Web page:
This article comes from Den of Geek UK.
I don’t think this is going to be easy viewing, but it might just be brilliant.
Sharp Objects, adapted by Marti Noxon and Gillian Flynn (from her own novel), takes its time in the first two episodes to establish an assured sense of atmosphere, and to place viewers squarely in the mindset of its challenging main character – but a straightforward description of it might not do it justice.
For instance: “This could be your big break!” says the editor of a small newspaper to his reporter as he sends her back to her home town to cover the disappearance of a teenage girl. This sounds like familiar territory – a set-up to the story of a keen, hungry young journalist who will stop at nothing to uncover the truth. But it’s hard to believe that an amazing opportunity is around the corner for Camille Preaker, the reporter who journeys home and takes us with her.
Camille, played by Amy Adams, carries the heavy weight of a difficult past, and for that reason she is less than keen to return to the Midwest town of Wind Gap. It’s not only because of her personal experience there; even a stranger to the place might struggle to find it any charm to it. It seems to be the kind of place where nothing ever changes for the better. In such an environment past and present can mix, and everything soon becomes murky and disorientating.
Camille is a survivor – but again, this shouldn’t be taken as the standard line from TV dramas. She’s not tough, or capable. She hasn’t healed from past traumas to become wise. Instead, through a process of mingling time-frames, her memories are shown to us in just the same way that they might come to a person in real life. We get flashes of recognition of certain situations, or the past overlays the present at vulnerable moments, and through that approach we can being to understand why she is not an immediately likable or obviously resilient character.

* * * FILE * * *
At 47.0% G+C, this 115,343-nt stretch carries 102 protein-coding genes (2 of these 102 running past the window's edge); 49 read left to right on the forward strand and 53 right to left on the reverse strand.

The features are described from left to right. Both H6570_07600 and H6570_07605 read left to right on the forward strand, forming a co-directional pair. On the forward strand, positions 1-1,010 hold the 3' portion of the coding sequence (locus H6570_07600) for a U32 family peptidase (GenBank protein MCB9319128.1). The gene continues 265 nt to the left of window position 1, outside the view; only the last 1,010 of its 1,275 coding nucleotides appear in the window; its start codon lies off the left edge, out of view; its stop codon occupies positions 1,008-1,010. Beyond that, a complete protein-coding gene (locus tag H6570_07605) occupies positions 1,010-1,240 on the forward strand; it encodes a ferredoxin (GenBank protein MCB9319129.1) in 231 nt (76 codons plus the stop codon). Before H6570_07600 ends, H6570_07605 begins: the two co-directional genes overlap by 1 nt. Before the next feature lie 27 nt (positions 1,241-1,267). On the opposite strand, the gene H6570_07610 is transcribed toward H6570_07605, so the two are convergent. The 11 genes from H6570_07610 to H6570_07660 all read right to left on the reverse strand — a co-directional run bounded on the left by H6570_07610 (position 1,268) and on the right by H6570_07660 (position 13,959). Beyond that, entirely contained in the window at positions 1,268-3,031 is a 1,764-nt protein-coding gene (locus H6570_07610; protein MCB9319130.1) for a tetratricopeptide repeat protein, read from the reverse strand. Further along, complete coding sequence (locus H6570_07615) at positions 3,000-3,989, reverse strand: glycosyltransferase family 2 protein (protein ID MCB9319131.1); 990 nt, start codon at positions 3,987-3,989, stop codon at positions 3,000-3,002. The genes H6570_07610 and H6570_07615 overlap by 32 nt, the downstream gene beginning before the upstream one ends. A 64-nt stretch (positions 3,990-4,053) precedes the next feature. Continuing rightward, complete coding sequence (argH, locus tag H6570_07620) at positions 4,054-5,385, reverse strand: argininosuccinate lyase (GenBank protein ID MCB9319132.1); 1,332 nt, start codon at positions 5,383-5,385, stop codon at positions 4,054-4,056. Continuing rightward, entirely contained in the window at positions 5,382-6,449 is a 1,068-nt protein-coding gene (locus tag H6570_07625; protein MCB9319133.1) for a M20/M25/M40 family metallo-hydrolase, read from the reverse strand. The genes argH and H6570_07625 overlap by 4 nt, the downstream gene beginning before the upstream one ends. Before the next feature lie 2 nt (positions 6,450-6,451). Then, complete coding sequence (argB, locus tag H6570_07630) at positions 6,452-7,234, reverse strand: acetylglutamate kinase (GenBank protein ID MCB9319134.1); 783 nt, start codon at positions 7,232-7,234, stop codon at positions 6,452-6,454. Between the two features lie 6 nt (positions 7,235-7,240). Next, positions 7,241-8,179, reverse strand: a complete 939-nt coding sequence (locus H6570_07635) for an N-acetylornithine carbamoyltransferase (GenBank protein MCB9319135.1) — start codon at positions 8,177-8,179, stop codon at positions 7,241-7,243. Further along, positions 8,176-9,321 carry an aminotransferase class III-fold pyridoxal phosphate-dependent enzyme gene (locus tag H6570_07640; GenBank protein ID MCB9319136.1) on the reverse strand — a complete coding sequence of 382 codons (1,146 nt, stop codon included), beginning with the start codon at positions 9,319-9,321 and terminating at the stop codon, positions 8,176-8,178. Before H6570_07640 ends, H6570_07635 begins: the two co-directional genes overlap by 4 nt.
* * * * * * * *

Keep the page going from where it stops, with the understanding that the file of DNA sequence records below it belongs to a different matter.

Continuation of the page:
And yet the actions she takes in the present help her to continue to survive the past. In this way, she can stay afloat for one more day at a time, but she is always watchful, always on her guard. There are a handful of moments when she relaxes, and each one is hugely revealing. This only works on screen because of the sheer quality of both the writing, and of Adams’ performance.
So, as a character portrait, intense and shocking and moving, Sharp Objects is incredible. It also excels in suggesting how the past can affect the present. But will we also be getting a decent thriller?
In fact, the writing is easily strong enough to make everything gel together, and the mystery element flows from the crumbs of conversation and information that Camille comes across as she tries to do her job. She’s determined to create a piece of investigative journalism she can be proud of, and so we are embroiled in the case of the disappearing girl easily as part of Camille’s personal story. As suspicions deepen, the plot leads into darker territory, suggesting there will be intriguing, even upsetting, twists and turns ahead. Perhaps that’s the least we could expect from the writer of Gone Girl.
Strangely enough, it’s not Gone Girl that I’m most reminded of. These first episodes of Sharp Objects bring to mind two things that I already love: the novels of Thomas Harris, and the plays of Tennessee Williams. The mystery at the heart of the plot has a focused feeling of psychological discomfort to it that Red Dragon and The Silence Of The Lambs uses to great effect, and yet the soft, slow drinking and discord of dysfunctional families smacks of Cat On A Hot Tin Roof and A Streetcar Named Desire. It’s a really interesting mix, but could it be overplayed? Camille’s family life, for instance, runs the risk of straying in melodrama. Her mother, played by Patricia Clarkson, cuts a figure reminiscent of Blanche DuBois who might easily become a parody.
But apart from that minor concern, Sharp Objects promises to be a gripping series. Directed by Jean-Marc Vallée, it can be equally enjoyed for the quality of the writing and the acting, and for other elements such as the use of an evocative soundtrack, heard mainly through Camille’s phone as she drives through the sad, sinister town of Wind Gap. After I finished watching these first two episodes, I could hear some of the songs playing over and over in my head, now tied to this vision of a character and a place that might prove to be unforgettable because they didn’t take the easy or expected route to my sympathies. I wouldn’t dream of missing what comes next.
Sharp Objects starts on Sunday the 8th of July on HBO.